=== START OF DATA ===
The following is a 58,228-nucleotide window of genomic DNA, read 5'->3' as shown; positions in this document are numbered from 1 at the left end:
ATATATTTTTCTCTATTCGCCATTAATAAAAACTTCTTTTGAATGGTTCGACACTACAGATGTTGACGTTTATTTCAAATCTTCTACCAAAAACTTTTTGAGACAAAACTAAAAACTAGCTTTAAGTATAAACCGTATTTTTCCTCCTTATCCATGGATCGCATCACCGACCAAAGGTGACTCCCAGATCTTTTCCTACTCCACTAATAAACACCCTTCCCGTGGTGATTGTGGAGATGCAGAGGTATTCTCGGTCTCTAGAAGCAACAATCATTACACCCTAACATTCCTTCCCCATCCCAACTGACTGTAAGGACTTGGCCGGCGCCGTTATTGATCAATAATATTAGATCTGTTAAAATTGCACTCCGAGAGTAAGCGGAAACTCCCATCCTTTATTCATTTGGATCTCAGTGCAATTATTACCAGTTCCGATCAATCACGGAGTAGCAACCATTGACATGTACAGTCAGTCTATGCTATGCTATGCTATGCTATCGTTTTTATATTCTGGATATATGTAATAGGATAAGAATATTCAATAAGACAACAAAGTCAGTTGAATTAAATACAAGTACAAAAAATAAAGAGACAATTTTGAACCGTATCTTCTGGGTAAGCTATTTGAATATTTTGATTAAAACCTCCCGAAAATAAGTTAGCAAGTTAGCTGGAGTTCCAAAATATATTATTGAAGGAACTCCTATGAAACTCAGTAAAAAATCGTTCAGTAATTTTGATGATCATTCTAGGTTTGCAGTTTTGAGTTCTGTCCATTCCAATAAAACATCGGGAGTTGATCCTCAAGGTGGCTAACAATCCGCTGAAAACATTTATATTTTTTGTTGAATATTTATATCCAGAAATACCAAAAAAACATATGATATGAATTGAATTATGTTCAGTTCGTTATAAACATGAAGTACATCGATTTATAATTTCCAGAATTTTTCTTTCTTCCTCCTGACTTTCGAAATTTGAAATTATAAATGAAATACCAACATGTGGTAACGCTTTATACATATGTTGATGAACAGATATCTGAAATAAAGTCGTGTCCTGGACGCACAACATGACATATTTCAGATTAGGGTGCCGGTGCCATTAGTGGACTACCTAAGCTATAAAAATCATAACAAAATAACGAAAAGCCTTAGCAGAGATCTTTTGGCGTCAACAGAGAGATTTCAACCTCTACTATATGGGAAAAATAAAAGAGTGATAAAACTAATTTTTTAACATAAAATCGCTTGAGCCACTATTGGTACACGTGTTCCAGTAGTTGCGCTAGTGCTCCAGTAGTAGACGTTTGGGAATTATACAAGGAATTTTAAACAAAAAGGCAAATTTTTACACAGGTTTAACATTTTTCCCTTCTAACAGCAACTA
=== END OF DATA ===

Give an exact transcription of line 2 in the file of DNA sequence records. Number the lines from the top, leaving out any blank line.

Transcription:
ATATATTTTTCTCTATTCGCCATTAATAAAAACTTCTTTTGAATGGTTCGACACTACAGATGTTGACGTTTATTTCAAATCTTCTACCAAAAACTTTTTGAGACAAAACTAAAAACTAGCTTTAAGTATAAACCGTATTTTTCCTCCTTATCCATGGATCGCATCACCGACCAAAGGTGACTCCCAGATCTTTTCCTACTCCACTAATAAACACCCTTCCCGTGGTGATTGTGGAGATGCAGAGGTATTCTCGGTCTCTAGAAGCAACAATCATTACACCCTAACATTCCTTCCCCATCCCAACTGACTGTAAGGACTTGGCCGGCGCCGTTATTGATCAATAATATTAGATCTGTTAAAATTGCACTCCGAGAGTAAGCGGAAACTCCCATCCTTTATTCATTTGGATCTCAGTGCAATTATTACCAGTTCCGATCAATCACGGAGTAGCAACCATTGACATGTACAGTCAGTCTATGCTATGCTATGCTATGCTATCGTTTTTATATTCTGGATATATGTAATAGGATAAGAATATTCAATAAGACAACAAAGTCAGTTGAATTAAATACAAGTACAAAAAATAAAGAGACAATTTTGAACCGTATCTTCTGGGTAAGCTATTTGAATATTTTGATTAAAACCTCCCGAAAATAAGTTAGCAAGTTAGCTGGAGTTCCAAAATATATTATTGAAGGAACTCCTATGAAACTCAGTAAAAAATCGTTCAGTAATTTTGATGATCATTCTAGGTTTGCAGTTTTGAGTTCTGTCCATTCCAATAAAACATCGGGAGTTGATCCTCAAGGTGGCTAACAATCCGCTGAAAACATTTATATTTTTTGTTGAATATTTATATCCAGAAATACCAAAAAAACATATGATATGAATTGAATTATGTTCAGTTCGTTATAAACATGAAGTACATCGATTTATAATTTCCAGAATTTTTCTTTCTTCCTCCTGACTTTCGAAATTTGAAATTATAAATGAAATACCAACATGTGGTAACGCTTTATACATATGTTGATGAACAGATATCTGAAATAAAGTCGTGTCCTGGACGCACAACATGACATATTTCAGATTAGGGTGCCGGTGCCATTAGTGGACTACCTAAGCTATAAAAATCATAACAAAATAACGAAAAGCCTTAGCAGAGATCTTTTGGCGTCAACAGAGAGATTTCAACCTCTACTATATGGGAAAAATAAAAGAGTGATAAAACTAATTTTTTAACATAAAATCGCTTGAGCCACTATTGGTACACGTGTTCCAGTAGTTGCGCTAGTGCTCCAGTAGTAGACGTTTGGGAATTATACAAGGAATTTTAAACAAAAAGGCAAATTTTTACACAGGTTTAACATTTTTCCCTTCTAACAGCAACTA